Social Media, Life Update and Essena O'Neill.

08 November 2015

The internet world erupted this week, struggling to make sense of Essena O'Neill's apparent quitting of social media. It's taken a while for me to form my own opinions on it, but now that I've thought about it a little more, here are my own two cents. 

If you don't know what I'm talking about, this article should clear things up for you. In a nutshell, Essena O'Neill was an internet famous, Australian 'Instagrammer' with about half a million followers, as well as large followings on other social media challenges. After becoming disillusioned with social media, she has deleted thousands of videos and photos and edited all the captions on her remaining photos to show the 'real truth' behind the pictures. She also posted a video explaining her choice to leave social media - citing her desire to live in the 3D world again as her main reason.

Although it may just be the cynic in me, the whole thing seems a little hypocritical. Using social media to announce you're quitting social media, rapidly increasing your internet fame at the same time and, all the while, asking your viewers to 'support' you (financially) if they like your new website - which, coincidentally, is still a form of social media. Nevertheless, I think there's still a lot that we can learn from her choices, and I would never want to form a solid judgement without knowing all the facts. 

- Social media is art not reality

It's easy to scroll through Instagram and envy the lives of everyone you see, but the reality is, their lives will not be as perfect as the pictures make it seem. A photo takes a millisecond to take, it's not a representation of someone's day, and people only share what they want to. I'm well aware my own life looks completely different online to real life, its realising everyone else's is too that's the problem. Photos can be edited to within an inch of their life, but at the end of the day, no one wants to share their worst bits with the world, and understandably so - I see nothing wrong with making the internet as positive as possible, but that doesn't mean we need to fake things to do so. 

It would be a lie for me to say that I don't take a ton of photos before choosing the one that makes me look the best and maybe even editing the odd spot out and getting the lighting right post click. But that doesn't mean that's not not okay. Everyone wants to look their best sometimes and as long as you aren't basing your whole self worth off likes, follows and views, all social media is allowing us to do is have a platform to share something that we love. Our intentions will determine the satisfaction that we gain. 

It would go against human nature to share the worst bits, but perhaps the answer is just to be more honest. I for one know that I haven't always been, for example I hadn't yet shared online that I've been ill for a while now and have only really left my bed to go to school over the past couple of weeks, hence the slacking on the blogging front. I'm working on putting together more posts on both the health and mental illness issues that have been affecting me to come soon because I've since realised the importance of opening up and staying honest but just because something isn't shared online it doesn't mean that it's deceit. Sometimes we need an escape from reality, and others we just aren't quite ready to share.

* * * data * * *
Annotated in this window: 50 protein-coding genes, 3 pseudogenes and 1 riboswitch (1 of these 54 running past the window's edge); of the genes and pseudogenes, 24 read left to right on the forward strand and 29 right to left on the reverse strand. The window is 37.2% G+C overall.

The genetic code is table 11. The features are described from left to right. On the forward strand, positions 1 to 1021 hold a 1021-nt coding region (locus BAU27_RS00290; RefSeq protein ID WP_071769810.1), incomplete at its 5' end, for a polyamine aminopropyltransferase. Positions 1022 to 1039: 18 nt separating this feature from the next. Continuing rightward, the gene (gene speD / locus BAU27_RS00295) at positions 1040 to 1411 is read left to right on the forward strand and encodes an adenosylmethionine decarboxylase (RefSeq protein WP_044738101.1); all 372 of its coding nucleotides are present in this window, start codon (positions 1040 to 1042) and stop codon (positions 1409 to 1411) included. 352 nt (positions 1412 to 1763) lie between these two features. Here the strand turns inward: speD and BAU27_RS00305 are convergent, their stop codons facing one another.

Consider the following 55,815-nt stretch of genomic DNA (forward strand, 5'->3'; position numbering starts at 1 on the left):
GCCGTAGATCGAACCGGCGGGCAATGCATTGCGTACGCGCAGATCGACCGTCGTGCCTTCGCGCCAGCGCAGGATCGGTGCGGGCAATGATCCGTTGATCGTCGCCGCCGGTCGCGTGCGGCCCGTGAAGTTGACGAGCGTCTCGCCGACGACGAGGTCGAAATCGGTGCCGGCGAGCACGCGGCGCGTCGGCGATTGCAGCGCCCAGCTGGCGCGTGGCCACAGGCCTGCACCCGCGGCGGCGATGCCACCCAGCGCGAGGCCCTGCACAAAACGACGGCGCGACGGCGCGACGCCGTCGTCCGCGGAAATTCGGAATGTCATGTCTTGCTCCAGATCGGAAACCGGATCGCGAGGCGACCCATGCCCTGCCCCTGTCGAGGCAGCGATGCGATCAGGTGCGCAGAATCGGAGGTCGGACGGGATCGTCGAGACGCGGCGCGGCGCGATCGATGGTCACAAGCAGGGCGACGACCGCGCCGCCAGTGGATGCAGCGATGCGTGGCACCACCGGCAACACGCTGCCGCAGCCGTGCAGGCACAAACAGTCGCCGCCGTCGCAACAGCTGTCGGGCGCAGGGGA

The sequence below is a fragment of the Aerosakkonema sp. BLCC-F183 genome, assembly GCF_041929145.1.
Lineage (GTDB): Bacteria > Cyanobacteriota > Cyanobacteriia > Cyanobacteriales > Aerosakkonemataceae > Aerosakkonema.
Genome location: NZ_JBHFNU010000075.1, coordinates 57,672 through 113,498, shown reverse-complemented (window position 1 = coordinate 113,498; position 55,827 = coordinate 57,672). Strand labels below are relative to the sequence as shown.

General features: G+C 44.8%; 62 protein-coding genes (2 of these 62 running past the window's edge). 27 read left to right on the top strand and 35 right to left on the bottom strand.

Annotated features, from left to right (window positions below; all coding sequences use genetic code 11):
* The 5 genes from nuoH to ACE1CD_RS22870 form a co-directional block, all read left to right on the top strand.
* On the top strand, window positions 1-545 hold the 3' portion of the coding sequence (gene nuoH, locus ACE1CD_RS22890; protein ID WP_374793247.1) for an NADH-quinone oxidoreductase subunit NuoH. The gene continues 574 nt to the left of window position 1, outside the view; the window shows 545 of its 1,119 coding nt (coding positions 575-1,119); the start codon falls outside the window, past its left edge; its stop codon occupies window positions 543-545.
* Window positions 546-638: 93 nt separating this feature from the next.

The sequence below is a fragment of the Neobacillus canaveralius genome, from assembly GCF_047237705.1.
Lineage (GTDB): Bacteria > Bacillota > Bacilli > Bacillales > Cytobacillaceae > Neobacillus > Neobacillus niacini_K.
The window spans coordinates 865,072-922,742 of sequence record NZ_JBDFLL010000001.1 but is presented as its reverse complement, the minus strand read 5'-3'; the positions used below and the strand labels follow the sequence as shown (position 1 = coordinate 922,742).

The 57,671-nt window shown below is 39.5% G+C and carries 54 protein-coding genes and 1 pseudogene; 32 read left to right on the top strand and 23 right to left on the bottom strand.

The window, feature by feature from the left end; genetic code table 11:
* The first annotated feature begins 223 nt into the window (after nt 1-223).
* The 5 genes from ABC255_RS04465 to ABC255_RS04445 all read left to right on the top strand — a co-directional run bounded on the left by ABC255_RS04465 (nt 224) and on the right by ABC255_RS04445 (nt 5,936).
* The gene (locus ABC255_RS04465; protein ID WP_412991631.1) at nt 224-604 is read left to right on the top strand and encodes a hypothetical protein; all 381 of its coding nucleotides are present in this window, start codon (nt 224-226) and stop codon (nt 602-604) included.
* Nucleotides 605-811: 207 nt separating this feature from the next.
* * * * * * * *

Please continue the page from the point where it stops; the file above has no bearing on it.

- We could all do with being a little less consumed by it 

I for one could take a lot from this point. I've wasted hours of my life scrolling though other people's feeds, and often wanting what they seem to have. Sometimes, we could all gain something from switching off the phone and living in the moment. 

- Whether we like it or not, social media is powerful 

Many companies in recent years have latched onto the power of the influence online personas have on their viewers. New job titles are created everyday because of the power of the internet, and that's not about to change. Companies have dedicated teams to update their online profiles and for good reason, social media is current, it's relatable, and it's cheap - if they're willing to spend money on it then you know it must be worth it. 

Honestly, I don't think that many people were shocked at the revelation that people who are famous on the internet are paid to promote products. All in all, I don't really have a problem with it - good on them for being able to turn it into a job - but it's the integrity of the person involved that matters. I have never to his day posted about samples with ungenuine opinions and would never accept money for something I didn't believe in. As viewers, we need to be savvy but in the end I think that it's a two way street and if you are willing to compromise the trust of your subscribers, then it is your own problem rather than social media's. 

- But we don't have to hide from it 

In a parting gesture, Essena renamed her instagram profile 'social media is not real' and obviously it isn't - nothing will ever replace the 3D world that we live in. But that doesn't mean that we shouldn't be on it. Social media is not the problem, your attitude is. Use it to create beautiful photos you are genuinely proud of, promote a message, share your life, keep in touch with family and friends. I see nothing wrong with only sharing the good parts, just make sure that you can separate it from your reality. 

I'm not sure that a lot of this makes sense, and this post is a bit all over the place, so I'll leave it at that for today. I hope you liked this more thoughtful post and I would love to know your thoughts. 

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